The Business Hub is a centre which aims to maximise personal and business synergies for local Aboriginal people and for the WCC, as a vehicle to minimise business costs and provide the supportive and learning environment which is conducive to fostering the necessary skills to achieve successful enterprises. Our current and proposed businesses are cleaning, composting, compressed bricks, design, eco-housing, furniture, postal services and transport and freight.

The strategy is for local aboriginal people to benefit by: Fostering a culture of effective, sustainable and culturally appropriate businesses supporting and managing profitable and sustainable businesses maximizing synergies and efficiencies across the WCC businesses providing employment for Aboriginal people in Aboriginal run businesses implementing a youth leadership program as a basis to a succession policy providing economic and social support for the wider local Aboriginal community.

Furniture Shop

The  WCC  began  to  produce  pieces  of  furniture  made  from  local  pine  in  2007.  The program  was  designed  to  be  part  of  a  training  course,  to  prepare  the  participants  for the  construction  of  the  WSC.  The  wood  working  and  cabinet  making  aspects  of  the course,  turned  out  to  be  very  popular  among  participants  and  a  number  of  furniture  items  were  made.  The  items  were  outstanding  quality  and  were  offered  for  sale  at  80  Bathurst  Street  under  the  business  name,  Affordable  Furniture.  The  result  of  these  actions  was  that  there  was  a  significant  interest  shown  by  local  people  and  sales  made  of  the  items  on  display.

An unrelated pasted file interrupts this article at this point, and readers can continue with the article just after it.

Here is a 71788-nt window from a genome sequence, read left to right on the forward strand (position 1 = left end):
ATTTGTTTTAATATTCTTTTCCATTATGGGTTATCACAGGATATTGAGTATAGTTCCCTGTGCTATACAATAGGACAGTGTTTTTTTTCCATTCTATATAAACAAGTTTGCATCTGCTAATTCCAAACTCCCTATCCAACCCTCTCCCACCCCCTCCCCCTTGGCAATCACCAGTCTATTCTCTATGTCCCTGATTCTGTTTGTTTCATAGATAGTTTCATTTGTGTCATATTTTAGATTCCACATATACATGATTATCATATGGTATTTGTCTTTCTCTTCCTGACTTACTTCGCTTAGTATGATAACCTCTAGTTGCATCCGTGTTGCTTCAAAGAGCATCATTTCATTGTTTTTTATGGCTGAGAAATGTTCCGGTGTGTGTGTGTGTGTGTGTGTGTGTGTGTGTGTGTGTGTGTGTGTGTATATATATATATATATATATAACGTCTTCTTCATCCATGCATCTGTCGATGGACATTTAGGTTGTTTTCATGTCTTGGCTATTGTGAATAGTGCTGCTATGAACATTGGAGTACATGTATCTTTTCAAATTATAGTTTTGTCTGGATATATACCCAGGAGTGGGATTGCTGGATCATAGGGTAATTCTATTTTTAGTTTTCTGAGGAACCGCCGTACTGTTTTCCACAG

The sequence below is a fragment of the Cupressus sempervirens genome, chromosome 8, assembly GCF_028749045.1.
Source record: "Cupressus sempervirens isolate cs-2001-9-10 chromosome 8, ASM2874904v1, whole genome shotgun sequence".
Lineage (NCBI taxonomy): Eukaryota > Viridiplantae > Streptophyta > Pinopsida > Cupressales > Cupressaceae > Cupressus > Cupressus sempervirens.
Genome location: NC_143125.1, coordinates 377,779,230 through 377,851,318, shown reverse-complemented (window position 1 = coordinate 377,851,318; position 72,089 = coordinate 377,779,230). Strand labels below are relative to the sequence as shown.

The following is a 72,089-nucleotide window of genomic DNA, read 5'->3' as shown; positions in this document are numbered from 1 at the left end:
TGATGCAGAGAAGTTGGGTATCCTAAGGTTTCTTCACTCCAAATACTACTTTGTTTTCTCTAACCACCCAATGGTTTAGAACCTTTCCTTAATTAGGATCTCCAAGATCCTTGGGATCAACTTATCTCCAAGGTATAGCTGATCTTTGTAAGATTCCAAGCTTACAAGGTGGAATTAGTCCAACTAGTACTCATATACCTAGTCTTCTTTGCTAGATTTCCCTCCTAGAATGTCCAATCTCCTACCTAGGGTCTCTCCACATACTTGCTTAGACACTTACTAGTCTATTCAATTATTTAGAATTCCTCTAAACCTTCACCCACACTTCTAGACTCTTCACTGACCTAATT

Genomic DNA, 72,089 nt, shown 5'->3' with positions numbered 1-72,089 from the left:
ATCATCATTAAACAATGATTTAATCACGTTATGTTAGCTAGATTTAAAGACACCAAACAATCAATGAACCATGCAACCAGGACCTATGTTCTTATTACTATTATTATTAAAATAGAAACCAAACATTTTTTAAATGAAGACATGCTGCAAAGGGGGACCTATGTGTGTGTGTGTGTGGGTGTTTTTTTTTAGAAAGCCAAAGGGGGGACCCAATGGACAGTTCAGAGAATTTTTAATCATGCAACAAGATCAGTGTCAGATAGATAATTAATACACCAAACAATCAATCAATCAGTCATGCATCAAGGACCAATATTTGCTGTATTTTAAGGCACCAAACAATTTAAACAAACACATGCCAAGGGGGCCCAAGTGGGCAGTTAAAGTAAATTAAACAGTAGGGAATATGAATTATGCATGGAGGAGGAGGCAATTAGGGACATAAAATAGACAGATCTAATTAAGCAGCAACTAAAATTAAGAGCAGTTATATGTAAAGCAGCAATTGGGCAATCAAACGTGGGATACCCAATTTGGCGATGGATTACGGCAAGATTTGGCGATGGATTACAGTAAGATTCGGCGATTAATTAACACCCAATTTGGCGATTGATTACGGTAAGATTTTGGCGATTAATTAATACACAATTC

Currently  the  nature  of  this  business  has  changed  in  as  much  that  the  WCC  still control  the  operations  of  the  business,  and  it  is  still  housed  at  80  Bathurst  Street  in  the  original  WCC  headquarters,  but  with  a  different  focus.  The  business  employs  WCC  staff  to  manage  the  “shop”  in  terms  of;  identifying  products  to  place  on  the  shop  floor,  organising  freight  of  those  products  to  Condobolin,  preparing  the  products  for  presentation  to  the  public,  managing  the  stock  inventory  and  associated  accounting  records,  then  overseeing  the  sale  of  the  product.

A  feature  of  this  set-up  has  been  the  introduction  of  an  easy-buy  facility  called “SMARTrent”.  Essentially  this  facility  is  open  to  any  one,  and  allows  potential  customers  the  opportunity  to  obtain  furniture  to  the  value  of  $2000.00.  Customers  have  the  option  of  repayments  being  debited  directly  from  their  bank  account  or  from  Centrelink  through  centrepay,  which  is  an  easy  way  for  them  to  pay  their  accounts.  The  business  has  been  very  competitive  in  the  District,  and  all  proceeds  are  funnelled  back  to  the  WCC  for  the  eventual  benefit  of  the  local  community,  in  line  with  the  original  intent  of  the  organization’s  charter.

Employs 40 local people
Maximising synergies

Wiradjuri Condobolin Corporation